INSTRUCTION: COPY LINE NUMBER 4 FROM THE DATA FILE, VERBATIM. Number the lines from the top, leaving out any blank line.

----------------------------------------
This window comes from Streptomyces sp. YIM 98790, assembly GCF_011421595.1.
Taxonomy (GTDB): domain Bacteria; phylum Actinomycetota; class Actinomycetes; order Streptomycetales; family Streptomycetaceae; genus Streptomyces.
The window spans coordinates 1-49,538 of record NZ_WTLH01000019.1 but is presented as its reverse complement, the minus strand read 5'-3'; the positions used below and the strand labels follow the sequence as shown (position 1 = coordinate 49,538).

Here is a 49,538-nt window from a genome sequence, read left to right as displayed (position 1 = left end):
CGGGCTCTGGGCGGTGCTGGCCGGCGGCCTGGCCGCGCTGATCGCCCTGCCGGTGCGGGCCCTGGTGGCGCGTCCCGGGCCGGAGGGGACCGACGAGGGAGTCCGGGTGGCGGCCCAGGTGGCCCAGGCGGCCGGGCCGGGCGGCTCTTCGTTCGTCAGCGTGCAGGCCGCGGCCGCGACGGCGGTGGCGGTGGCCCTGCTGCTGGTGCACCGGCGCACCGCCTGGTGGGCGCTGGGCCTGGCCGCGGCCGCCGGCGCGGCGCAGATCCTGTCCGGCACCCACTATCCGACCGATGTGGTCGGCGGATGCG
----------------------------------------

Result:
Here is a 49,538-nt window from a genome sequence, read left to right as displayed (position 1 = left end):